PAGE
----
EMIS-3 was an even larger, mobile EMP simulator that was installed at the military airfield Ypenburg in 1982. EMIS-3 allowed the testing of aircraft, ships, and complete communication centres for their sensitivity to EMP. In 1983, a horizontal emitter for EMIS-3 was installed and a transmission line that could be used to test accommodations and aircraft at threat level was completed. In the next years, the system was continuously used to test the equipment of the Armed Forces. In 1987 experiments started with the current induction generator with which, at EMP threat level, currents could be induced in cables of communication systems.

Acceptance test of the generator at Physics International, San Leandro, Ca., USA (1982)
Acceptance test of the Pulspack 8080 generator at Physics International, San Leandro, Ca., USA (1982)


Installation of the EMIS-3 generator at Ypenburg (1983) - photo courtesy W. Pont
Installation of the EMIS-3 generator at Ypenburg (1983) – photo courtesy W. Pont


EMIS-3 at Ypenburg
EMIS-3 op Ypenburg (1984)


EMIS-3 transmission line (1984)
EMIS-3 tests (1984)


EMIS-3 500 kV generator (1984)
EMIS-3 500 kV generator (1984)


EMIS-3 current induction generator (1984)
EMIS-3 current induction generator (1984)

In July 1992, a completely renewed pulse generator for the EMIS-3 was transported to the EMIS installation at Ypenburg. This simulator met the newest, 1990, NATO test requirements. On 14 October 1992, all acceptance tests were completed and the installation became operational. Aside from EMIS-3 at Ypenburg, only an EMP test installation existed in the USA that was capable of generating a comparable pulse, albeit with some limitations.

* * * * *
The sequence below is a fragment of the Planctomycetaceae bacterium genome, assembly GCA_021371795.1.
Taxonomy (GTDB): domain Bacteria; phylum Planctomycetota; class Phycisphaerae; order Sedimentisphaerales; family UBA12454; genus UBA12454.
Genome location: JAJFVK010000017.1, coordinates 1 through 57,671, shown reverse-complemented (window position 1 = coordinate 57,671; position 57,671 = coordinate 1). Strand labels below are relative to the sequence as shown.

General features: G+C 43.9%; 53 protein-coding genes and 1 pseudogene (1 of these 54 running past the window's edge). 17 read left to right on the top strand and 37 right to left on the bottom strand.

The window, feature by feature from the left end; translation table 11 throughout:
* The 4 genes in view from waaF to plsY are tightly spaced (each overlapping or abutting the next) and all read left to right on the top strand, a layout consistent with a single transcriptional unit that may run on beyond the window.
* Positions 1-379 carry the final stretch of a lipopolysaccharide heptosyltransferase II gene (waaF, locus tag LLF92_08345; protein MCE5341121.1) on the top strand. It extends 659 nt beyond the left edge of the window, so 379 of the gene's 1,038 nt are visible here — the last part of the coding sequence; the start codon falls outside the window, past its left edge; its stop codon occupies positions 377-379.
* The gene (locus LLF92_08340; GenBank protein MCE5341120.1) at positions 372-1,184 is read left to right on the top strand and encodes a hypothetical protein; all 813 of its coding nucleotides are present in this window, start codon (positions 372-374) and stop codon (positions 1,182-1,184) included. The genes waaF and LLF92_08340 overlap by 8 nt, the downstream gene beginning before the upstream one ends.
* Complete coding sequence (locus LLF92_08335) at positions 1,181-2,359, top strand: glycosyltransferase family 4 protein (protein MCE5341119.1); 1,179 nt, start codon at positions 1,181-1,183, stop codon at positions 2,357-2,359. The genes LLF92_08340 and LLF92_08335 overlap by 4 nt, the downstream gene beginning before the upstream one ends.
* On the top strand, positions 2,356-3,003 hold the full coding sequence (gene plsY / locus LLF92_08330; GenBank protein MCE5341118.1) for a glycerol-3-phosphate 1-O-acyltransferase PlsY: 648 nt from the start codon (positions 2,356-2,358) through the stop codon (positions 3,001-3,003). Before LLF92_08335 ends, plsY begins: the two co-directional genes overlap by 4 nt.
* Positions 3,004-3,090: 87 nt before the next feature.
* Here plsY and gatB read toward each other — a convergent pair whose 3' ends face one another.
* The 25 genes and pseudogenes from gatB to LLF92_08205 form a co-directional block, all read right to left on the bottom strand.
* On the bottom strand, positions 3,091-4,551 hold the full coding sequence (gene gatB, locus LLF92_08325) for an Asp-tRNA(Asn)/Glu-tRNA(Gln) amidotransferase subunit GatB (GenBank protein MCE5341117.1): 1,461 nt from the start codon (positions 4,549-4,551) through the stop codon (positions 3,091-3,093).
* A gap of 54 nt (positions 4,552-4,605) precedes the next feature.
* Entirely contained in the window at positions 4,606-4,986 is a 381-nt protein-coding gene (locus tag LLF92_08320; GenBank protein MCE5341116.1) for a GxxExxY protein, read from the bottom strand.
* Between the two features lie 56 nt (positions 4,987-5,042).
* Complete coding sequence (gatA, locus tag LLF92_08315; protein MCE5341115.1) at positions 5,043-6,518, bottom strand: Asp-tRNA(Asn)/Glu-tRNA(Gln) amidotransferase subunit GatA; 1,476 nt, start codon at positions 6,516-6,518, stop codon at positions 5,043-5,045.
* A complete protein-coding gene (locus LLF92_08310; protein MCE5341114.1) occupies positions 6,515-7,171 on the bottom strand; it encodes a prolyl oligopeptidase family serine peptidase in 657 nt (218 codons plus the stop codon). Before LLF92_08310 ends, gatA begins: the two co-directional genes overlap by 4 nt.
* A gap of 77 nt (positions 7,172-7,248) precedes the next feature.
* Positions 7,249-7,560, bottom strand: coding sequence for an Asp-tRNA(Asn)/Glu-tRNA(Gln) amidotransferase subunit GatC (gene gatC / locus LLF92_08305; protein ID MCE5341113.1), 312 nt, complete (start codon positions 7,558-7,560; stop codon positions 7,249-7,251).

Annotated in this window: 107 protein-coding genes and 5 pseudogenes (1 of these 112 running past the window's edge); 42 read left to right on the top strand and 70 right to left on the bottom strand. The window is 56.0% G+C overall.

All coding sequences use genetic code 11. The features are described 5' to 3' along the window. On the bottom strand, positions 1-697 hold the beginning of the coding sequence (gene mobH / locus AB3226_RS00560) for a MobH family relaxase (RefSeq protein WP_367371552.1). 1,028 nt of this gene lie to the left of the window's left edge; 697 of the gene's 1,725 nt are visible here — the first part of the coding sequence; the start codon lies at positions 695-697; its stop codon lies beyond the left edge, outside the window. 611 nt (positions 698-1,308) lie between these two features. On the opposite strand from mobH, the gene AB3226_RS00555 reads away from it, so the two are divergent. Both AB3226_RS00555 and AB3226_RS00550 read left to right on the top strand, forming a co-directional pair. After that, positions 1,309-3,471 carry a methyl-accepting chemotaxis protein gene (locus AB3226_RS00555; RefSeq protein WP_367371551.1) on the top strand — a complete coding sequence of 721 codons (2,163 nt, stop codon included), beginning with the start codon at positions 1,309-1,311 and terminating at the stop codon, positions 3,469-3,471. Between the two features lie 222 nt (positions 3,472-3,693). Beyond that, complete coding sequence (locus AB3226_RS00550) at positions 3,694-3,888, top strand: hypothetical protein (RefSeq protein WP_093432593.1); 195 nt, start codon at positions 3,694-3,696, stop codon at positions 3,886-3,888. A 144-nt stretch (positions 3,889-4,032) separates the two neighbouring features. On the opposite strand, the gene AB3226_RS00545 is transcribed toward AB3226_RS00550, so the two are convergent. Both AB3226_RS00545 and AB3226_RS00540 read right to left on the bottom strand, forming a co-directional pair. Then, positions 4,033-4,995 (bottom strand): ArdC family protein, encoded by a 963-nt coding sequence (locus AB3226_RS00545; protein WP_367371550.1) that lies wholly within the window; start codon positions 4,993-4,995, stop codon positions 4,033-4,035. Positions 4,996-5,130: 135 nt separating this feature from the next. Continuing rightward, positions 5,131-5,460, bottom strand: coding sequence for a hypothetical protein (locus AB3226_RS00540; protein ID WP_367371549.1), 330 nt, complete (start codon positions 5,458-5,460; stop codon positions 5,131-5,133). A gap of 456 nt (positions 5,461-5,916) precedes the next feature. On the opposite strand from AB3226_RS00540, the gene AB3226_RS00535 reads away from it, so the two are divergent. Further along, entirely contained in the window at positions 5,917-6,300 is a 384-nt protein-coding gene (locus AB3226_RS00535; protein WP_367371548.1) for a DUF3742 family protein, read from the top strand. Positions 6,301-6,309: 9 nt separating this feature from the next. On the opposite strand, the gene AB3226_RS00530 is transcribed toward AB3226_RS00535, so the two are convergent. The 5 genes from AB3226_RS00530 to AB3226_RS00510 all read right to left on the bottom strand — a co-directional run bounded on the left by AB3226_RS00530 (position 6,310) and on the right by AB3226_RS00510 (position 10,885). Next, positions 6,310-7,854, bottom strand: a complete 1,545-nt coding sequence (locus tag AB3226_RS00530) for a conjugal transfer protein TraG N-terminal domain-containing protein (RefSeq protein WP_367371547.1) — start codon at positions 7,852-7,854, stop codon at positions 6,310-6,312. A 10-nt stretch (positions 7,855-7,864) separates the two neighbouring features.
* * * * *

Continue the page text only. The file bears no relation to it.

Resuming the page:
EMIS-3 measurement container
EMIS-3 measurement container

It is worth mentioning that the EMIS-2 antenna became completely disabled when the Cheetah CA1 PRTL anti-aircraft tank underwent EMP tests. The then unit commander sent us his story in 2024:

As a conscripted soldier, I became a unit commander with the Dutch 43rd Armoured Anti-aircraft Artillery. I was stationed in Havelte. Sometime in 1983, we got a request from TNO to participate in EMP testing of the detection and guidance systems of the PRTL. I was assigned that task together with two soldiers. That was nice: all three of us lived in the The Hague area. We could work on the Waalsdorpervlakte for a week or two and be at home in the evening.
The PRTL was transported with a LoLo (DAF YT-616 with a Notoboom semi-trailer) to the Frederikkazerne. The next day we drove the tank to the Waalsdorpervlakte with an escort of military motorcycles. A short ride, but quite an experience in itself of course. The PRTL was a ‘beast of a tank’. I think we had to drive up and down every day because the PRTL was not allowed to remain on the EMIS-2 installation for the night. We also did some maintenance work at the barracks according to schedule.

At TNO’s EMIS-2 location, the PRTL was placed under the antenna wires. After a general explanation of what we were going to do, we were instructed for each of the tests to turn on or position the PRTL equipment in a certain way: radar on – radar off, tracking radar activated or not, turret hatch open or closed, guns high or low. A whole series of test positions passed.
We set the desired configuration for a test and then deboarded the PRTL before an EMP took place. After each pulse, a series of tests were performed. External equipment was then connected to the PRTL and the TNO technicians completed a test program. Sometimes we were needed for assistance, sometimes not.
A nice activity for us as conscript soldiers: not too busy, and it was nice and quiet at the location.
The PRTL crew took turns. The driver had his tasks, but with my fellow soldier, we took turns in setting the PRTL configuration.